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San Francisco by Richard Connema

West Coast Premier
of Paula Vogel's
THE MINEOLA TWINS

The Actors Theatre of San Francisco is presenting the west coast premier of Paula Vogelís comedy The Mineola Twins. The play had a successful run off-Broadway several seasons back with Swoosie Kurtz playing the role of one of the twins. This is the first time I have reviewed this young and exciting company of actors. Actors Theatre was founded in 1989 by a group of professional actors and directors who shared a common desire to produce ensemble theater works.

The theater is now in its ninth season and it has gained a reputation for producing compelling works, and they've also won a series of awards and nominations from the San Francisco press. We were interested in seeing a production from this group of actors and we were not disappointed.

I will say that Paula Vogelís play is not as good as her prior plays, How I Learned to Drive and The Baltimore Waltz. It is a thinner piece of work that borders on a fantasy fable. I thought the play was disjointed and the dream sequences at the beginning of the first and second act were unnecessary. In fact they were over the top and it jarred the flow of the play. I am sure Ms Vogel thought it would be clever to insert these dream sequences which takes place in Hell but I thought it was just over the top and it had nothing whatsoever to do with the construction of the comedy.

The story is about an almost identical physically pair of red-haired twins who are completely different from each other. They were raised in Mineola on Long Island. Myra was the bad girl who had slept with the first string of football players on the high school team and was now working on the second string. She tells her sister "I happen to like football." Myrna was the good girl. She was saving herself for her husband. She wanted to be the perfect housewife and in fact had been saving up all of her receipts for casseroles for her husband. She had over 100 different ways of serving casseroles to her intended husband. My! Wasnít he lucky to find a Stepford wife?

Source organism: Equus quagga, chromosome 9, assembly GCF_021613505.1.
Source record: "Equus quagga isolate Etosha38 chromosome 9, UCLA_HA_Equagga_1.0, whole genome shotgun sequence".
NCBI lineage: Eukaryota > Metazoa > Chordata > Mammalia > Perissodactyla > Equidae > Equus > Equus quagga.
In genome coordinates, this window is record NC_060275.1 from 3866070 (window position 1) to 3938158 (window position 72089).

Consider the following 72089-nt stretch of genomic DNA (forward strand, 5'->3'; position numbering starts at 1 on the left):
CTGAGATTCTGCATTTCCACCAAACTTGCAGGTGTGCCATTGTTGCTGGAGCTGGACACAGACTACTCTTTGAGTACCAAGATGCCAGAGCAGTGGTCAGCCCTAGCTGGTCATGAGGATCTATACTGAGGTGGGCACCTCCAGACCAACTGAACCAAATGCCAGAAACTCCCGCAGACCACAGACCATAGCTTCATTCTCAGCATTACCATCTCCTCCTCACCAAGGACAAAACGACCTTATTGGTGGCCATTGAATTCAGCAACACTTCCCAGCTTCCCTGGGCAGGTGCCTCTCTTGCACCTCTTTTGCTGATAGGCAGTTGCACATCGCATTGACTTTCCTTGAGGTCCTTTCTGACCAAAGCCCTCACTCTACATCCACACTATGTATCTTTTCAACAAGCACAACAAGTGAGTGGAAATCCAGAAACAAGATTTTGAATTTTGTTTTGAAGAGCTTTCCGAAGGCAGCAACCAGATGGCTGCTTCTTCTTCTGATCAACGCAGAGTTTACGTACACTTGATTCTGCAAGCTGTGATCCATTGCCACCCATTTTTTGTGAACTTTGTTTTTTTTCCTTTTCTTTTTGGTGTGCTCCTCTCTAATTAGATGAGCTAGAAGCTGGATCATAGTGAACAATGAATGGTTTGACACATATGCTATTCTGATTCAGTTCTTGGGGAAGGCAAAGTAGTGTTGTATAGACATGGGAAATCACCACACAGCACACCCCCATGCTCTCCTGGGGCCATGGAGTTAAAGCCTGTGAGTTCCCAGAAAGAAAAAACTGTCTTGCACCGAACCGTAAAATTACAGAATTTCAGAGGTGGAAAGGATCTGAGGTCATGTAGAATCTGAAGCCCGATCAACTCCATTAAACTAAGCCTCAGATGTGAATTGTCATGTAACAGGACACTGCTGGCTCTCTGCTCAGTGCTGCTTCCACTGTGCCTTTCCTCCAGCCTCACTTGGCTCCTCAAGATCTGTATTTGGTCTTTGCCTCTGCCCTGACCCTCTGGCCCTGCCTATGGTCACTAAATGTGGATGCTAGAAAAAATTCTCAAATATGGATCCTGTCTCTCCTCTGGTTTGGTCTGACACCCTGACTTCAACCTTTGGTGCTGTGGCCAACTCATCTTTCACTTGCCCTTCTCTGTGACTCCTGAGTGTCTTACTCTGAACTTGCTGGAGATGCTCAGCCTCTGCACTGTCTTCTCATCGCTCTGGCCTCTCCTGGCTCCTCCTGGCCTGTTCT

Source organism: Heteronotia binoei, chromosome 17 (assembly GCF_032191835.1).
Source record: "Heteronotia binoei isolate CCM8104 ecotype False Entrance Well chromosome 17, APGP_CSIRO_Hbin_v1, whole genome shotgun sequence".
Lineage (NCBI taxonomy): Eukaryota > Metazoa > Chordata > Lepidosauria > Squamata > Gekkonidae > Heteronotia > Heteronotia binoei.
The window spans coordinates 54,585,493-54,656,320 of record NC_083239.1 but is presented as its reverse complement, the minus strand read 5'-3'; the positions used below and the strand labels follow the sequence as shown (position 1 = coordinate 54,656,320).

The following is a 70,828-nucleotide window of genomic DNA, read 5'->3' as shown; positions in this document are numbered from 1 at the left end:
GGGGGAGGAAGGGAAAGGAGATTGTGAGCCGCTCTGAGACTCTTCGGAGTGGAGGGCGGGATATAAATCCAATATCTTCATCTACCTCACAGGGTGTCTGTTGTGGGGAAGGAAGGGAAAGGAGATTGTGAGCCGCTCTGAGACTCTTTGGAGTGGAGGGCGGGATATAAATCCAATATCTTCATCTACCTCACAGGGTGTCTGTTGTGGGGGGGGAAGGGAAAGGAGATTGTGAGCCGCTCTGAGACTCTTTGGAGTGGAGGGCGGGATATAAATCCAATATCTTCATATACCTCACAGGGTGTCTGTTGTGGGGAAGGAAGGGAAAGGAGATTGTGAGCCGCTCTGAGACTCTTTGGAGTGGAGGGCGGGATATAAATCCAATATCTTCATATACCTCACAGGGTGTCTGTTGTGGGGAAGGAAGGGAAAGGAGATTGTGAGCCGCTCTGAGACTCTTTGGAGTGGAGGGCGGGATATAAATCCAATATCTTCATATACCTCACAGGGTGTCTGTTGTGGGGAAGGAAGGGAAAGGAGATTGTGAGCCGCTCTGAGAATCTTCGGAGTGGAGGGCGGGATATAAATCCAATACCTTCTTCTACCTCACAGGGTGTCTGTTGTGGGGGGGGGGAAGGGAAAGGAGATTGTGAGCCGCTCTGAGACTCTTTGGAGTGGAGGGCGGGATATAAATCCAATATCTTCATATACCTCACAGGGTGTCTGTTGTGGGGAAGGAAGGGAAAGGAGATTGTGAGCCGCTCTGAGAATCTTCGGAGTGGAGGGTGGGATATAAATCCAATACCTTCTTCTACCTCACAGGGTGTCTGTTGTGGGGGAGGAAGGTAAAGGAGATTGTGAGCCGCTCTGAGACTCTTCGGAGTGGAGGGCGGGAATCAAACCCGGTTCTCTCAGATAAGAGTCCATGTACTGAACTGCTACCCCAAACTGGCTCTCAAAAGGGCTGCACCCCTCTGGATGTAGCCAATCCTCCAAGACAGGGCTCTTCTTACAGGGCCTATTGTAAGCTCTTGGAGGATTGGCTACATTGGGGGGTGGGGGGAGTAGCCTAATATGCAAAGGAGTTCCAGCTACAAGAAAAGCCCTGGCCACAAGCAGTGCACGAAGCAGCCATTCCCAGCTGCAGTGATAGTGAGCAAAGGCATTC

The action begins in the Eisenhower years and continues intoto the Bush era. We see how these two twins fare during these periods. One becomes a strong conservative, believing in apple pie, motherhood, and family life while the other becomes a terrorist. Myrna's fiance, Jim, is tired of waiting for that big night of wedded bliss, so he ends up in bed with Myra. Myrna finds out and there goes the wedding.

The scene shifts to the Nixon era where we see Myra is now escaping the police after the Patti Hearst style bank robbery. She was doing the robbery for a left wing anti-Vietnam cause. In the meantime, Myrna has undergone shock therapy for some unknown reason. Every few minutes when Myrna tried to open her mouth, static come out. Luckily this gimmick did not happen much.

Myra convinces her sister to withdraw $5000 from the bank so she can escape to Canada. This was a great scene as Myrna sends her long haired, tie-dyed son Kenny to Greenwich Village with the money. The son, who is deep into the "movement", wants to go to Canada to escape his straight-laced mother. One good scene is that Myrna, who is thirsty, is drinking a bottle of Coca Cola. The boy asked why she drinking a beverage made by a large corporation she had claimed to despise. Myrna replies, "Sometimes you gotta use the system to crush the system."

The final scenes take place during the Bush administration and Myrna has become a right wing radio talk show hostess. Myra has found the joy of lesbian love and is living with her partner. Myrna's son comes to visit his aunt. (I am not sure how Myrna got a son since it is not explained in the play.) Ben, the son, is the direct opposite of his mother. A preppy school boy in shirt and tie and a school shield on his blue blazer. He has become a straight-laced conservative 14 year boy. The ending was a little too pat for me as the two sisters are finally on the stage together and it involves a convoluted plot about bombing an abortion clinic.

Although the play itself had weak spots, the acting was superior to the play itself. Susi Damilano played Myra with smarts and a great variety of characterization. Peggy Lopipero was marvelous as Myrna, a real comic tour de force. There were just two others in the speaking cast and these male roles were played by actresses Liz Ryan and Melanie Slivka. Liz Ryan was good in the role of Jim, Myrna's finance, however, it took a little time for me to get use to her playing the male role. Melanic Slivka did a bang-up job as both Kenny, who wants to be a hippie, and finally, as the conservative Ben in horn rims and blue blazer.

The set was minimal, using back wall projections of the time and place of each era, which gave added dimension to the production. There was little furniture but the play did not need many props. The production runs until April 22.

Cheers,


- Richard Connema



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